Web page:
Daw Mill coal mining may end after 'ferocious' fire
Mining is unlikely to resume after a ferocious underground fire at Warwickshire's last pit, UK Coal says.
More than 100 miners were evacuated from Daw Mill Colliery after the blaze broke out 1,770 ft (540m) below the surface on Friday afternoon.
Kevin McCullough of UK Coal said: "This fire is on a scale not seen for decades - the industry has seen nothing like it for between 30 and 50 years."
Daw Mill was due to close next year and its future is now in doubt.
UK Coal said it would take anything from three to six months to resume mining at Daw Mill because of the fire.
"Given it will now be closed for a number of months, the reality of us ever getting in there to mine commercially again is very very slim," said Mr McCullough.
The fire was caused by spontaneous combustion at an old coalface where salvage work was being carried out, said UK Coal.
'Unprecedented in scale'
Mr McCullough, the company's chief executive, said 96 miners were initially evacuated.
History of Daw Mill colliery
- Last remaining deep mine on the Warwickshire coalfields
- UK's biggest deep coal mine, according to UK Coal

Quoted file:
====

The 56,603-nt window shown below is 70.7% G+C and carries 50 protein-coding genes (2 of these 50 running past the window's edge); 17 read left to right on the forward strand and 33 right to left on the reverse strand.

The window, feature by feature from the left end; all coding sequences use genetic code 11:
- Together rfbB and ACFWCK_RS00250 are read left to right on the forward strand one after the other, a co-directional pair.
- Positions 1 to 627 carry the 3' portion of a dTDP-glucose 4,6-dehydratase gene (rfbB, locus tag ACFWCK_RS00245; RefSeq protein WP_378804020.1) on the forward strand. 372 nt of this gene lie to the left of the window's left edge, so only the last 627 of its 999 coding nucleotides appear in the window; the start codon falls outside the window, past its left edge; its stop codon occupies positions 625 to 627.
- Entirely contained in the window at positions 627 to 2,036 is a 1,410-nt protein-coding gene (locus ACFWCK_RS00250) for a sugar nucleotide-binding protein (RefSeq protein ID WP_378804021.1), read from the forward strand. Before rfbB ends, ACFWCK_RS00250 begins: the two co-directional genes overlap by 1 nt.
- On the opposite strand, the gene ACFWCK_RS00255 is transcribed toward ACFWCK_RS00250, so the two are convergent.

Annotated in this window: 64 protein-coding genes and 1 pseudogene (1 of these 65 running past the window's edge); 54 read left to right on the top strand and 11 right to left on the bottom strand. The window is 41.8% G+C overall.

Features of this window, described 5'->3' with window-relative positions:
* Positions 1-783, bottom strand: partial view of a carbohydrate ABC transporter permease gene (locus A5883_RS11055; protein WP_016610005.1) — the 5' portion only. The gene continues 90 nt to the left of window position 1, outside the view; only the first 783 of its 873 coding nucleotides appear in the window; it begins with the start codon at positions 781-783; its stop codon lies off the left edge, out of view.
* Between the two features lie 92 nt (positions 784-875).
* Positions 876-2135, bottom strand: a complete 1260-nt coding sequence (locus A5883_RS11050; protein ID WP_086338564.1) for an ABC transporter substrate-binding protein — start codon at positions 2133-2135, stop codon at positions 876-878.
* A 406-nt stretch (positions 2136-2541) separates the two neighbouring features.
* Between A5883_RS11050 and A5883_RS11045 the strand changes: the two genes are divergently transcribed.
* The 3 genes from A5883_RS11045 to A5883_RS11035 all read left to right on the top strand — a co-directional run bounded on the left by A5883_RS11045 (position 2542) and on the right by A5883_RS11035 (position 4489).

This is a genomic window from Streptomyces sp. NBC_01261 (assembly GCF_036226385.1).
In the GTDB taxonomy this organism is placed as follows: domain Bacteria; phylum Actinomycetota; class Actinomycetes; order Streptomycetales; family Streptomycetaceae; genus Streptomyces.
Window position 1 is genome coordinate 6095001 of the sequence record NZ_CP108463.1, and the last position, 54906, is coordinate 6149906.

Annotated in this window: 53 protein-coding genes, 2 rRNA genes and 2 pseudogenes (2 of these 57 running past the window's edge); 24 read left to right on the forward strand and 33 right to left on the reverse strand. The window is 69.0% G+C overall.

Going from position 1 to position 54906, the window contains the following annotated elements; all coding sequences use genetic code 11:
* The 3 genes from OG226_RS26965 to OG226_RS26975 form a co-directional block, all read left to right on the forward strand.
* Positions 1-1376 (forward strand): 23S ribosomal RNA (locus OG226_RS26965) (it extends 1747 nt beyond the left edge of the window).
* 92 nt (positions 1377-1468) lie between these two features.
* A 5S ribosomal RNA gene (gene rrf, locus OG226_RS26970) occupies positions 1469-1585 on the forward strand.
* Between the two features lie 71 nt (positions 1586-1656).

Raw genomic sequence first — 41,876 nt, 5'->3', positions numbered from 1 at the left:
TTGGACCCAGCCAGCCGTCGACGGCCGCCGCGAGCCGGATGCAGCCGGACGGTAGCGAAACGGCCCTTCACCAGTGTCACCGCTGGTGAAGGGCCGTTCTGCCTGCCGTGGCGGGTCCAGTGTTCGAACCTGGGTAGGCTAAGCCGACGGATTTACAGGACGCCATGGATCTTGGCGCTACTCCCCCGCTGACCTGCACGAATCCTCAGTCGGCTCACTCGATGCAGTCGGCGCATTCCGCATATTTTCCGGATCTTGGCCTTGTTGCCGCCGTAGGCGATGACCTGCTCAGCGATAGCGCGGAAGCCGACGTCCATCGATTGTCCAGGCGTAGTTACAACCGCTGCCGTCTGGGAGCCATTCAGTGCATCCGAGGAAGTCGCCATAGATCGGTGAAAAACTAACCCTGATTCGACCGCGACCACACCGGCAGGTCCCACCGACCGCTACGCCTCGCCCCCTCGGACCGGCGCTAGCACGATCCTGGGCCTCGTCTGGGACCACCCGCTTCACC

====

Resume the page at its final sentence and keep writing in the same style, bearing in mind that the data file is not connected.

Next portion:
- Sunk in 1957, at a depth of 1,831 ft (558m)
- Second shaft dug at 1,824 ft (556m) between 1967 and 1971
- Three deaths at the site between 2006 and 2007
- UK Coal was ordered to pay £1.2m in 2011 over health and safety breaches
A team of 14 remained underground to try to bring the fire under control.
He said: "We deal with these fires regularly but this one was unprecedented in its scale and it became clear to keep the men underground was not the right thing to do and they were safely evacuated.
"The suddenness of the fire and its ferocity is something we train for and hope never to see, so the safe evacuation of over 100 miners is something the whole team can be proud of."
Mr McCullough said the fire was still burning on Monday morning, although it was showing signs of subsiding.
He said staff were able to work on the surface of the mine at Arley, near Coventry, but management teams were assessing the future of the site.'Just speculation'
The Health and Safety Executive has begun an investigation into the incident.
Chris Kitchen, general secretary of the National Union of Mineworkers, said all staff at the colliery were asked to go to work on Monday as normal.
Those without specific jobs were sent home for the day on full pay.
He said: "It could be 72 hours before the fire is put out.
"Talk of work not starting up in that part of the colliery for another three to six months is just speculation."
The colliery's closure could lead to the loss of about 800 jobs.
Marcus Jones, Conservative MP for Nuneaton, said he was talking to the mine's owner and unions and was "hopefully" meeting ministers to discuss the future of the site.
"There needs to be a dialogue to try to make sure that we help the people affected by the tragedy," he said.